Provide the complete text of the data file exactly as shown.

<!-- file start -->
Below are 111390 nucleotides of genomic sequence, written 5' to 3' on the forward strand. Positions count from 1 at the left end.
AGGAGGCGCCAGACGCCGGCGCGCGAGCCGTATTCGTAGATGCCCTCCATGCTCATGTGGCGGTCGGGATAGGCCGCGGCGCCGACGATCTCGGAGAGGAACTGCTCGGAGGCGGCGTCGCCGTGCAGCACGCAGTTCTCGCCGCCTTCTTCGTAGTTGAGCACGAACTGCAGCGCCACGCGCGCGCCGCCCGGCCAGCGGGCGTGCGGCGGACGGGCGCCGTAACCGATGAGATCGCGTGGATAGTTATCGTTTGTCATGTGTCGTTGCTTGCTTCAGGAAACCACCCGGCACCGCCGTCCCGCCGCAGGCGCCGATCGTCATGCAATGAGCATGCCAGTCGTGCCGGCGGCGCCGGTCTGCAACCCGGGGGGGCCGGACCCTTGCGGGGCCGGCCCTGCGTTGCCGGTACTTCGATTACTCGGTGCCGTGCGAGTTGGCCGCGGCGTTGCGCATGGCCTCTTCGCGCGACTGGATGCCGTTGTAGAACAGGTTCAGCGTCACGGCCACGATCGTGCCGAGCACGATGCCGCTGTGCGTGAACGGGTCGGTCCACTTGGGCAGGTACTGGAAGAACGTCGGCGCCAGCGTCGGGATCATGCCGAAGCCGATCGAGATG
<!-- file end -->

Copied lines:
Below are 111390 nucleotides of genomic sequence, written 5' to 3' on the forward strand. Positions count from 1 at the left end.
AGGAGGCGCCAGACGCCGGCGCGCGAGCCGTATTCGTAGATGCCCTCCATGCTCATGTGGCGGTCGGGATAGGCCGCGGCGCCGACGATCTCGGAGAGGAACTGCTCGGAGGCGGCGTCGCCGTGCAGCACGCAGTTCTCGCCGCCTTCTTCGTAGTTGAGCACGAACTGCAGCGCCACGCGCGCGCCGCCCGGCCAGCGGGCGTGCGGCGGACGGGCGCCGTAACCGATGAGATCGCGTGGATAGTTATCGTTTGTCATGTGTCGTTGCTTGCTTCAGGAAACCACCCGGCACCGCCGTCCCGCCGCAGGCGCCGATCGTCATGCAATGAGCATGCCAGTCGTGCCGGCGGCGCCGGTCTGCAACCCGGGGGGGCCGGACCCTTGCGGGGCCGGCCCTGCGTTGCCGGTACTTCGATTACTCGGTGCCGTGCGAGTTGGCCGCGGCGTTGCGCATGGCCTCTTCGCGCGACTGGATGCCGTTGTAGAACAGGTTCAGCGTCACGGCCACGATCGTGCCGAGCACGATGCCGCTGTGCGTGAACGGGTCGGTCCACTTGGGCAGGTACTGGAAGAACGTCGGCGCCAGCGTCGGGATCATGCCGAAGCCGATCGAGATG